I still am dubious about bleaching paper, and I really have to do more research into it to become more informed, but as a first impression – a technique that can significantly alter the colour of paper so quickly can’t be good. However, some people still use this technique and it was widely used in the past, so learning about it is going to be of some use. (My guilty wish now, is to pick up discoloured second hand prints and turn them pearly white again!)
We started by picking out a page from the same book as the last session and experimenting with spot bleaching on the vacuum table. I had chosen to work on an area of particularly bad foxing.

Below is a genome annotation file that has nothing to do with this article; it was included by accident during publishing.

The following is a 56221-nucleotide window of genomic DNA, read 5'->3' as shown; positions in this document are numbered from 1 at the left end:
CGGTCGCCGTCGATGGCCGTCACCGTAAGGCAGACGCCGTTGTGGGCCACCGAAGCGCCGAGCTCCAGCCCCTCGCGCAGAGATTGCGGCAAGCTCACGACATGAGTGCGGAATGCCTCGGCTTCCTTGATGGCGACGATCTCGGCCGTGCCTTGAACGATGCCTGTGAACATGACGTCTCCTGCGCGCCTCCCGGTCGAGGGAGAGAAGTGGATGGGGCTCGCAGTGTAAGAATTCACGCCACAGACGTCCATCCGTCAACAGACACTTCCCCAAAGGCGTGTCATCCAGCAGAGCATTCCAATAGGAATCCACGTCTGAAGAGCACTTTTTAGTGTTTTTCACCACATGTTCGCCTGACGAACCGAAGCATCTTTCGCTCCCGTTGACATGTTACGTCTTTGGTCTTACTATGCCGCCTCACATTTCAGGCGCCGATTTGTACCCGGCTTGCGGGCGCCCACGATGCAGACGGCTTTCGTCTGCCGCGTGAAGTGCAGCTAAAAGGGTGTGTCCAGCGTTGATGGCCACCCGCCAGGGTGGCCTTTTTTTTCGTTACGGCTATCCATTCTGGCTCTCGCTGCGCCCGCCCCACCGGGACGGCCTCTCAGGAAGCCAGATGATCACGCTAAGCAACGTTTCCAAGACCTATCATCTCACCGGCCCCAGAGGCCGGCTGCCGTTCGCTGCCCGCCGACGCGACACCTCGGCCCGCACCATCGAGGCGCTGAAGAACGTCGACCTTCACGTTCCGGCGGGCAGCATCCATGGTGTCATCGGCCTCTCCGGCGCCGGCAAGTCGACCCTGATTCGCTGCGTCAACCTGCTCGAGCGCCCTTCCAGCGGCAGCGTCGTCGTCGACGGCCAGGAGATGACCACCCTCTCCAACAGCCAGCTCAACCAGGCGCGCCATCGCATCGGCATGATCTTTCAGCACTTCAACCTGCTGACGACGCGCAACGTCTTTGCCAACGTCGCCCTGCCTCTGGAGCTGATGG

The bleaches used were EDTA (Ethylenediaminetetraacetic) a chelating agent, Calcium Hypochloride, and Hydrogen Peroxide, each applied with a brush as a droplet onto the fox mark.
Notice the haloing around each fox mark – this I think could be reduced by washing the page before bleaching. Calcium Hypochloride was the most effective at removing the stain, but also removed the colouration in the paper, making the mark more obvious. Multiple applications of EDTA would be more effective.
As Calcium Hypochloride gave the most contrast, it was chosen as the bath in which a page would be immersed.
The lighting in these photos isn’t great, I’ll upload some better ones on Weds.
And this is where my camera decided to run out of battery. I’ll finish the post when I can take some more pictures of the pages after treatment.